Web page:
Pope Francis updates norms on more serious ecclesiastical crimes
By Vatican News
Pope Francis has promulgated a new version of the “Norms on the Delicts Reserved to the Congregation of the Doctrine of the Faith” (Normae de delictis Congregationi pro Doctrina Fidei reservatis), which concern the “delicta graviora,” the more serious crimes, which do particular harm to the Church. The norms, originally promulgated by Pope John Paul II in 2001, and previously amended by Pope Benedict XVI in 2010, have now been modified and brought up to date.
The crimes, or ‘delicts,’ covered by the norms remain the same. The changes involve, firstly, harmonising the norms with the revised Book VI of the Code of Canon Law, which was promulgated in May 2021. There was a reciprocal adaptation and insertion of the new canons into the norms.
Secondly, the new norms incorporate numerous normative measures of various kinds issued in previous years, especially since 2016. These include documents – such as the motu proprios Come una madre amorevole and Vos estis lux mundi, and the two rescripts of December 2019 – aimed at a more secure and incisive juridical protection of the Church's greatest assets: the faith; the sanctity of the sacraments; and the lives of the weakest persons, who have limited means of protection: minors and adults with habitual imperfect use of reason.
Thirdly, the updated norms are aimed at improving the Church's legal action with regard to crimes reserved to the Congregation, including the most serious delicts against morals and the celebration of the sacraments, adjusting the practice to the norms of recent years. For instance, the 2010 norms prioritized the judicial process, leaving the extrajudicial (or ‘administrative’) process as an exception. Now, rather than defining one as the rule and another as an exception, the new norms insert the latter as an option, while still giving priority to the former. The possibility, for instance, of expulsion from the clerical state by administrative decree, without a trial (as in the case of a priest who adheres to a schismatic community and removes himself from the process) now becomes a norm, rather than merely a practice.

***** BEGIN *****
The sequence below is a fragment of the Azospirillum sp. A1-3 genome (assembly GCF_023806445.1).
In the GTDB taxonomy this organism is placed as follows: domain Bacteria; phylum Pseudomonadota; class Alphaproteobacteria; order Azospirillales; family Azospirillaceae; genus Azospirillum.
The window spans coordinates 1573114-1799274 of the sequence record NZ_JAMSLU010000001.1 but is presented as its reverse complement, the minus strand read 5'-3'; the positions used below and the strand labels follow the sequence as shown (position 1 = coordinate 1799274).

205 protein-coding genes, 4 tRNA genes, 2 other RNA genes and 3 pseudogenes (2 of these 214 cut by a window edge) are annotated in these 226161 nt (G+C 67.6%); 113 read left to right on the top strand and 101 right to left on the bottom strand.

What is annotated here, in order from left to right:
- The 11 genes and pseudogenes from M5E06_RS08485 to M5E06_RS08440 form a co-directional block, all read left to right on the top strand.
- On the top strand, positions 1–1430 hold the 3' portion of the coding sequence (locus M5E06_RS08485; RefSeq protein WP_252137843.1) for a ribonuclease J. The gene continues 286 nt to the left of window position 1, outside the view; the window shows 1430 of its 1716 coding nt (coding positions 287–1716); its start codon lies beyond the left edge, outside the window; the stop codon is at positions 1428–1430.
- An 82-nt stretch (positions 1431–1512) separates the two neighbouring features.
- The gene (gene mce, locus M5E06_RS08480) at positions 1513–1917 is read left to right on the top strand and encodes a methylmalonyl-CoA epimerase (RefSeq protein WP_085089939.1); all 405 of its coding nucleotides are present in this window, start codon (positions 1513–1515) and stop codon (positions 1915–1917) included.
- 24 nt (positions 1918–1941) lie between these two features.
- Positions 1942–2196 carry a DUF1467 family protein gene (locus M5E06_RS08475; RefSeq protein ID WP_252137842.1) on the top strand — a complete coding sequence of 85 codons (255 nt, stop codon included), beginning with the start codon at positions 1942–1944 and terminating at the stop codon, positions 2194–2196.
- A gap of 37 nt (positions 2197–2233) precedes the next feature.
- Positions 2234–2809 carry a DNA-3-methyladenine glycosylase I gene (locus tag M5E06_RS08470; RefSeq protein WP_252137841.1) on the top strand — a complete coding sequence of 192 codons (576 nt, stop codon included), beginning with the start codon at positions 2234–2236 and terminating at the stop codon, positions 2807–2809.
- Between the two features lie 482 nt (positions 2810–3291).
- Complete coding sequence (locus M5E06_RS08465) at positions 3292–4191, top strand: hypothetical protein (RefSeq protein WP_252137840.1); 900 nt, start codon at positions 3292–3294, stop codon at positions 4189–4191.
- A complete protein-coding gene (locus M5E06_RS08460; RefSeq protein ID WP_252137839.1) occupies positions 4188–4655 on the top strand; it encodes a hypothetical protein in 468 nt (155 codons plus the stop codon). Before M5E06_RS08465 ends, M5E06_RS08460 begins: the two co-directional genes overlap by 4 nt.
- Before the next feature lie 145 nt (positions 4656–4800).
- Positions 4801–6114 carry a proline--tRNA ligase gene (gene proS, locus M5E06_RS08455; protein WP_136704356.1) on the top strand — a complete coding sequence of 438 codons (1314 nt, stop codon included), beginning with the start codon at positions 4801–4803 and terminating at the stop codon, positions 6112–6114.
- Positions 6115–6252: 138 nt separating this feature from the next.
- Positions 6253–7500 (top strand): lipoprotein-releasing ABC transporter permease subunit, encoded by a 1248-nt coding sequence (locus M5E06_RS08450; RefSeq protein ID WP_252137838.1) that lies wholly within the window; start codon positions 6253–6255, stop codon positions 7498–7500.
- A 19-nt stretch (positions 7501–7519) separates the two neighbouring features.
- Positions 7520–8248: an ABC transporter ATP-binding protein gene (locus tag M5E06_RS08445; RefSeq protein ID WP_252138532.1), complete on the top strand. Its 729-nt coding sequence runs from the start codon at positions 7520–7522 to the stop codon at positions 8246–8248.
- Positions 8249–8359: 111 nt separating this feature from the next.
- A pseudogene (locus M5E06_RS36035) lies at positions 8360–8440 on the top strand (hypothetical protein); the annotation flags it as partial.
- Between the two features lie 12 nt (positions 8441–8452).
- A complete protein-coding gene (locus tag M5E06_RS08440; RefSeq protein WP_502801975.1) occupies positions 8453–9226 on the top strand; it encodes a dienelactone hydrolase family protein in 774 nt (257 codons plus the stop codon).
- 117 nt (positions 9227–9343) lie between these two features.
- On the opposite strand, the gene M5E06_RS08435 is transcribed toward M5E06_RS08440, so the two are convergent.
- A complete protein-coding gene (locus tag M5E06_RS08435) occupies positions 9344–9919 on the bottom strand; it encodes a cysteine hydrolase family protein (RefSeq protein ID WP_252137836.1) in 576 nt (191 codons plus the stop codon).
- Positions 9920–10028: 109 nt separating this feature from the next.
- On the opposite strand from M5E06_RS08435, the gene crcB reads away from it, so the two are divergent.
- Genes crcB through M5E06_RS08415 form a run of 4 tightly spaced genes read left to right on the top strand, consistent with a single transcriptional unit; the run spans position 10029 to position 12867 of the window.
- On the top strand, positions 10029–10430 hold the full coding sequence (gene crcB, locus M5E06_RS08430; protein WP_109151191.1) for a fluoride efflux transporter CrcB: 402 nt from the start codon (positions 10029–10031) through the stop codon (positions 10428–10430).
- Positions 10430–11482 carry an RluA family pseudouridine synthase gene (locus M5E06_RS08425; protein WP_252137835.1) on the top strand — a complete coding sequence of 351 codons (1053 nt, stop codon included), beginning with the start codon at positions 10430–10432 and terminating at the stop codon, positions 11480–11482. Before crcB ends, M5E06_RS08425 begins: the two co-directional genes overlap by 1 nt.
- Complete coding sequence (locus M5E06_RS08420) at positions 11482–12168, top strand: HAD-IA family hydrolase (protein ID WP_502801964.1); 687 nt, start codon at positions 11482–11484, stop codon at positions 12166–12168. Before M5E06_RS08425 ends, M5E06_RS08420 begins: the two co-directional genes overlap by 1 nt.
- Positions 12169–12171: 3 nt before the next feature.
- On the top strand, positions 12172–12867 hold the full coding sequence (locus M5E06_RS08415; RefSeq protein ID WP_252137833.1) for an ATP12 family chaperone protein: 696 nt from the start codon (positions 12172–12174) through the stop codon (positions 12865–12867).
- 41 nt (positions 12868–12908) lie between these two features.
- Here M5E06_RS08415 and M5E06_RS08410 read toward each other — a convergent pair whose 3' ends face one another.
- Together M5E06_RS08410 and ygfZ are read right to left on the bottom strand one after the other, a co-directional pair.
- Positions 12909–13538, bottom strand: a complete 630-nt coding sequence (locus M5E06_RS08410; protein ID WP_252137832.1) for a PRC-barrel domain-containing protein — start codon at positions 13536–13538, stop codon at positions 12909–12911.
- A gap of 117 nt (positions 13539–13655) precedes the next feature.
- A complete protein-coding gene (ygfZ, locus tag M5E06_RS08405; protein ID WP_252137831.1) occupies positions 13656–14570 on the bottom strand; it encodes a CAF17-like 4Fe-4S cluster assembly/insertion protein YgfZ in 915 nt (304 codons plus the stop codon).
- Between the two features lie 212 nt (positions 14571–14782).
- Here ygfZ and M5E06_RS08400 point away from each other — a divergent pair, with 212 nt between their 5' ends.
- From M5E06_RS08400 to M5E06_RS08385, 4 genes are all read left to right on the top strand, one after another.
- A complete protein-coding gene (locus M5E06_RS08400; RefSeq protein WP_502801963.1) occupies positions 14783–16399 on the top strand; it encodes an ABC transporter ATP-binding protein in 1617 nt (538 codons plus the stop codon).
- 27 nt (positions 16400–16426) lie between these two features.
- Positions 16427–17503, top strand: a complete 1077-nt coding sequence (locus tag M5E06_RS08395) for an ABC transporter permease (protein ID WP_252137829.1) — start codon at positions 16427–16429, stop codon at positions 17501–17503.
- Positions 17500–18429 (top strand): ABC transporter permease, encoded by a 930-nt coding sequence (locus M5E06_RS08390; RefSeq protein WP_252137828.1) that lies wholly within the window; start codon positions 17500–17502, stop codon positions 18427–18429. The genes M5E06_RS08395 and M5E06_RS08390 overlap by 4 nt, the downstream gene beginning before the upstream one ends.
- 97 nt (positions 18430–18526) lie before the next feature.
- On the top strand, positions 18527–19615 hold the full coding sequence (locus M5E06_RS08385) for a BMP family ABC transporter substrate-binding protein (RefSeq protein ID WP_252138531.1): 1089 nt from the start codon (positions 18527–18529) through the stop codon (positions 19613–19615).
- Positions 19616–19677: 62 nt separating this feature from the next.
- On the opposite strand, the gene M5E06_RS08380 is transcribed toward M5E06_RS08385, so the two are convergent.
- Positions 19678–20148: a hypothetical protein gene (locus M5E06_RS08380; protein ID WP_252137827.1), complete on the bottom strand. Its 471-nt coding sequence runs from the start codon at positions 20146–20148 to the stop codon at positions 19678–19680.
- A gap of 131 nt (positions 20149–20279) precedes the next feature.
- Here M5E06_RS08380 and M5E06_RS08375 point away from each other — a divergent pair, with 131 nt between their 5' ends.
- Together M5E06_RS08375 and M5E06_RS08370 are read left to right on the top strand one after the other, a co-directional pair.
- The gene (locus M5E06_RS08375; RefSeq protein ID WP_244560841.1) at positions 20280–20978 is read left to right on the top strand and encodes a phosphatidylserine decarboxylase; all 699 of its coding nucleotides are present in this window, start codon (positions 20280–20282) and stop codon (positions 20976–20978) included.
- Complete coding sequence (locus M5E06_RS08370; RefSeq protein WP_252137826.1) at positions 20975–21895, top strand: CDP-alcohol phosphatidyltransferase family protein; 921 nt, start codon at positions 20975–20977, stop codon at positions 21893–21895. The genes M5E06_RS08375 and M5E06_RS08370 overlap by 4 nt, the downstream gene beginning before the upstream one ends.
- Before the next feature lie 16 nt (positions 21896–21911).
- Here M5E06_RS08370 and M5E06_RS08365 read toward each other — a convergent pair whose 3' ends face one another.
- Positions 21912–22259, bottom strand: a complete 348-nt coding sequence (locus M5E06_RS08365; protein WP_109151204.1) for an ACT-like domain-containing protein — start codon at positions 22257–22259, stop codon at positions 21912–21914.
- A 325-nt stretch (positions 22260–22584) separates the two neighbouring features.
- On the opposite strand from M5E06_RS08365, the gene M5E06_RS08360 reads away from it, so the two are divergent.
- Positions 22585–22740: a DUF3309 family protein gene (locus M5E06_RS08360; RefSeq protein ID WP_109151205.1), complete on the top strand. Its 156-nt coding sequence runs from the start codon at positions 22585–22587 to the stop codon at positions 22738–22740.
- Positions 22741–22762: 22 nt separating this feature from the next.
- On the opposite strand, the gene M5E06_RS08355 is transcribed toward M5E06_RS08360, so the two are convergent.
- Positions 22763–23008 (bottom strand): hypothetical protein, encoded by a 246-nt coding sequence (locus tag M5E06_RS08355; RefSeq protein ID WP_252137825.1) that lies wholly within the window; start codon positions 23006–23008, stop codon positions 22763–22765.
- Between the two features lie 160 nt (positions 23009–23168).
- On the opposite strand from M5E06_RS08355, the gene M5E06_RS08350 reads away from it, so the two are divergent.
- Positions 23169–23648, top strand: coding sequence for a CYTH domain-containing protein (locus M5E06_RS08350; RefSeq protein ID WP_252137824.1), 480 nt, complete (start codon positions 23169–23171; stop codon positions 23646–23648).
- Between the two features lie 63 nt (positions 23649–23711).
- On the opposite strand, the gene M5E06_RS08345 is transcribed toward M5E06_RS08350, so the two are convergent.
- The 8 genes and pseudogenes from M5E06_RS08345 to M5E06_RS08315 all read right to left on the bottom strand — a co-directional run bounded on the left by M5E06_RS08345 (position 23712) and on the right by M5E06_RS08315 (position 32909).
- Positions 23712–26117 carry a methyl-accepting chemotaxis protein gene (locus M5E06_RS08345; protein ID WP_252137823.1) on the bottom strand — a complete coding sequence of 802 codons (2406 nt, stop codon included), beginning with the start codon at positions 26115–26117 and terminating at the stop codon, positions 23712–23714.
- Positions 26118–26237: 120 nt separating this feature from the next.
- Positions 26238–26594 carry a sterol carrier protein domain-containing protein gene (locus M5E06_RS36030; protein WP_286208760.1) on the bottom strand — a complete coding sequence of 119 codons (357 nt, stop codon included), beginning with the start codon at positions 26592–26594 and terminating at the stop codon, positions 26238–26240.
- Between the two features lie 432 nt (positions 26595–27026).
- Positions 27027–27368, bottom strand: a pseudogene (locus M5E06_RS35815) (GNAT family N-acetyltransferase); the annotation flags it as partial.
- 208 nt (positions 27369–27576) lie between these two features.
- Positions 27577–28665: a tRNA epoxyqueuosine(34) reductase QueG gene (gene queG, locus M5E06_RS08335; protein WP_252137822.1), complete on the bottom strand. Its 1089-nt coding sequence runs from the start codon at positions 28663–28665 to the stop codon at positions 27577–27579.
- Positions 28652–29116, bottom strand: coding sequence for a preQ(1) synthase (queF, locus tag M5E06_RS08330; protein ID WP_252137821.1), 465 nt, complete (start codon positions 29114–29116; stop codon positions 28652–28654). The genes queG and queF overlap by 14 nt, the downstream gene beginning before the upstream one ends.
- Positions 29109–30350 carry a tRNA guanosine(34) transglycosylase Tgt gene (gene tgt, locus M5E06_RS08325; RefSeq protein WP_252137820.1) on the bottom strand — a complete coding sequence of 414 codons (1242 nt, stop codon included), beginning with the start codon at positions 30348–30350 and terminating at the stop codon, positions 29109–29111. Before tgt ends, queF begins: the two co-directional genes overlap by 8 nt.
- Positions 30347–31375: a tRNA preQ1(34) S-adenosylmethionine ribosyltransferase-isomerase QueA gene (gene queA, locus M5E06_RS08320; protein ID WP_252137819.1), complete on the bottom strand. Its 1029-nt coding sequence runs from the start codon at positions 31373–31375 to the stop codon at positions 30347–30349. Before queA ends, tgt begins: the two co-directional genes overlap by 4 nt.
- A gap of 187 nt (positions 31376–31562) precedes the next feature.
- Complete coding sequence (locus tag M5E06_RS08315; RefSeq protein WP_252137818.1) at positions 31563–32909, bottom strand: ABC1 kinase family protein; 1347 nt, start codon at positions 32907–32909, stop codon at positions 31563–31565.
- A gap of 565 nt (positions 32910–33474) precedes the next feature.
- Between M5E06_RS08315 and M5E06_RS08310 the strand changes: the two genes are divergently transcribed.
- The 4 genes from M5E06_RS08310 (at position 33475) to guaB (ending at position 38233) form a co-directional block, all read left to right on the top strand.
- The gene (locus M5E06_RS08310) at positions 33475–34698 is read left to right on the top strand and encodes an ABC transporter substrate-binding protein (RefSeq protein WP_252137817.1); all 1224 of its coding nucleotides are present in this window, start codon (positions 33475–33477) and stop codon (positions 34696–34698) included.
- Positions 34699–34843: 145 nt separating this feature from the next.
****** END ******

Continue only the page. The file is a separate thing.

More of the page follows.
As noted, the new norms do not introduce any new crimes reserved to the CDF, and the classification of crimes remains unchanged.
The changes that have been introduced mostly concern procedural aspects, aimed at clarifying and facilitating the proper conduct of the Church's legal workings in the administration of justice.
The most important changes introduced in the normative text are as follows:
1. The canons have been updated to correspond with the revised Book VI of the CIC, which entered into force on 8 December 2021;
2. The normative changes introduced by the rescripts (Rescripta ex Audientia SS.mi) of 3 and 6 December 2019 have been incorporated;
3. A clearer distinction has been made between the judicial process (can. 1721 CIC and can. 1472 CCEO) and the procedure by decretum extra iudicium ('extra-judicial' decrees: cf. cann. 1342 § 1 and 1720 CIC, and can. 1486 CCEO), which did not seem to be sufficiently highlighted in the previous text;
4. The possibility of referring directly to the decision of the Supreme Pontiff, with regard to dismissal or deposition from the clerical state, together with the dispensation from the law of celibacy and - where appropriate - from religious vows, in cases of particularly serious offences contra fidem (Art. 2) has been included;
5. The time limits for lodging an appeal after the first instance judgment have been changed (from one month to 60 days), so as to standardise the judicial procedure with the extrajudicial one, given that the previous legislation differentiating the time limits often led to confusion, with consequent negative repercussions on the right of defence.
6. It establishes the need for counsel to assist the accused in the trial phase, a clause that is already included in the Regolamento of the Collegio per l’esame dei ricorsi in materia di delicta graviora (Article 6), so as to further guarantee the accused's right of defence.